Town taxes for Lancaster residents will go up less than 2 percent next year under a tentative 1998 budget filed Tuesday by Supervisor Robert H. Giza.
The election-year package totaling $14,675,596 in appropriations follows last year's controversial budget that raised taxes by up to 27 percent for some residents.
"I said last year that when things got back in order we'd try to get taxes in check again, and that's what we're doing," Giza said. "We thought that with the way things have been going with the school budget, and the hit taxpayers took last year, we wanted to make it as good as possible this year."
Under the tentative budget, taxes for town residents in the villages of Lancaster and Depew would go up 5 cents, or 1.75 percent, to a rate of $3.04 per $1,000 of assessed valuation. For town residents living outside the villages, the tax rate would increase 3 cents, or about .53 percent, to a rate of $6.15 per $1,000.
Refuse disposal rates in the tentative budget have been set at $115.65 per unit, a slight increase over the current rate of $115.24. The refuse disposal fee does not apply to Depew residents, who receive garbage services through the village government.
If the budget is adopted without changes, the projected tax and garbage fee increases mean that town residents outside the villages would pay $4.41 more in taxes on a home valued at $100,000. For Village of Lancaster residents owning homes valued at $70,000, the increases would amount to an extra $3.91 on their tax bill, while Depew residents would see their tax bill go up by about $3.50 on a $70,000 home.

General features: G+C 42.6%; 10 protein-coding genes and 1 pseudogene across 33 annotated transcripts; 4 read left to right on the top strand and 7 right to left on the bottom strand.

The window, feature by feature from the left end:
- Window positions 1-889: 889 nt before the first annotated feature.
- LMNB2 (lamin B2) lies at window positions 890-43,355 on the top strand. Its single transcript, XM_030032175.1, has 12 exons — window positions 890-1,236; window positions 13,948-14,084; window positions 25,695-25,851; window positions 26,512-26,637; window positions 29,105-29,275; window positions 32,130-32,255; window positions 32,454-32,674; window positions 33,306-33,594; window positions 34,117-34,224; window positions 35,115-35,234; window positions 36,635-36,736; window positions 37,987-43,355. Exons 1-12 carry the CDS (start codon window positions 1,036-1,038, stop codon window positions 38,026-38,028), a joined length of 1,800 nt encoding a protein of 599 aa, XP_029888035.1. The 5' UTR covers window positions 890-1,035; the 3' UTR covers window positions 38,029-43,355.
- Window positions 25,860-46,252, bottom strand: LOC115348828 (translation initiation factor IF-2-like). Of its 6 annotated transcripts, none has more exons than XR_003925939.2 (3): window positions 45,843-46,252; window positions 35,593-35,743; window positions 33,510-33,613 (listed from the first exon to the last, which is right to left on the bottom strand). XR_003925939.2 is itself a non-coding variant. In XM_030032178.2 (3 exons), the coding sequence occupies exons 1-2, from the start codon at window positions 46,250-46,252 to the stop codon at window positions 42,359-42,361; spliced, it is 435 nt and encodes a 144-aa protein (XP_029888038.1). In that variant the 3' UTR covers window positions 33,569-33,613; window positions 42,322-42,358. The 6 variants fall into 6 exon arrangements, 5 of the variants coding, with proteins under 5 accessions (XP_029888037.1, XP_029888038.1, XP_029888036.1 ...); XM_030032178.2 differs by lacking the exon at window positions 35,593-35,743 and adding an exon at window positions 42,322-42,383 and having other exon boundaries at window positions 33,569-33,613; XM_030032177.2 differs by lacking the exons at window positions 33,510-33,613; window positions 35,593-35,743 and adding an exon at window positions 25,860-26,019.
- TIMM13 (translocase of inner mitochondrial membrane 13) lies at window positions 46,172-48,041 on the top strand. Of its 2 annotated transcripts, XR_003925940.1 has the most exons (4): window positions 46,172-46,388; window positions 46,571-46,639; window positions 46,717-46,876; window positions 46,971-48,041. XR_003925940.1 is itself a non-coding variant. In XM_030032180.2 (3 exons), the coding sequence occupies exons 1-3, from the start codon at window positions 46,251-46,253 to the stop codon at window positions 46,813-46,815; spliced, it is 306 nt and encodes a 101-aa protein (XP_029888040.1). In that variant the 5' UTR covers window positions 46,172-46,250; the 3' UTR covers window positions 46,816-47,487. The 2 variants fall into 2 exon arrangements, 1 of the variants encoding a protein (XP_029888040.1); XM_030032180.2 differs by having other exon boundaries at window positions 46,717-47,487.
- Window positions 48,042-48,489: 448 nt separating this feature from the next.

Also under the tentative budget, salaries for the town's elected officials will go up 5 percent, a hike that Giza said will bring the salaries into line with those in "other towns our size." Town officials received no pay increase in the 1997 budget, Giza said.
That 5 percent rate of increase means that, if the tentative budget is adopted, salaries for town officials will increase as follows: supervisor pay, including the additional pay corresponding to the job of budget director, will go from $52,397 to $55,017; each of four council seats, from $12,462 to $13,085; each of two town justices, from $26,970 to $28,319; receiver of taxes, from $38,233 to $40,145; town clerk, with additional duties, from $53,112 to $55,712; and superintendent of highways, from $42,930 to $45,000.
Also next year, the town's white-collar employees, including clerks and typists, highway department employees, and Police Department employees will receive salary increases because of union contracts, Giza said. The increases will amount to 5 percent for the Police Department, 4.5 percent for the white-collar employees, and 4 percent for the Highway Department workers, he said.
Giza said that the dramatic tax increase last year was needed to offset a general fund shortfall of approximately $700,000 that the town was faced with at the beginning of 1997. By the end of this year, he said, the town will have reversed that deficit and will be about $275,000 in the black.
"We've tried to present as realistic a budget as we can," Giza said. "We've tried to hit the line, and then have a little bit of a cushion so that we can see how things go."
By law, all area towns must adopt their 1998 final budgets by Nov. 20. Giza said that a public hearing on the town's tentative budget will be scheduled for late October or early November.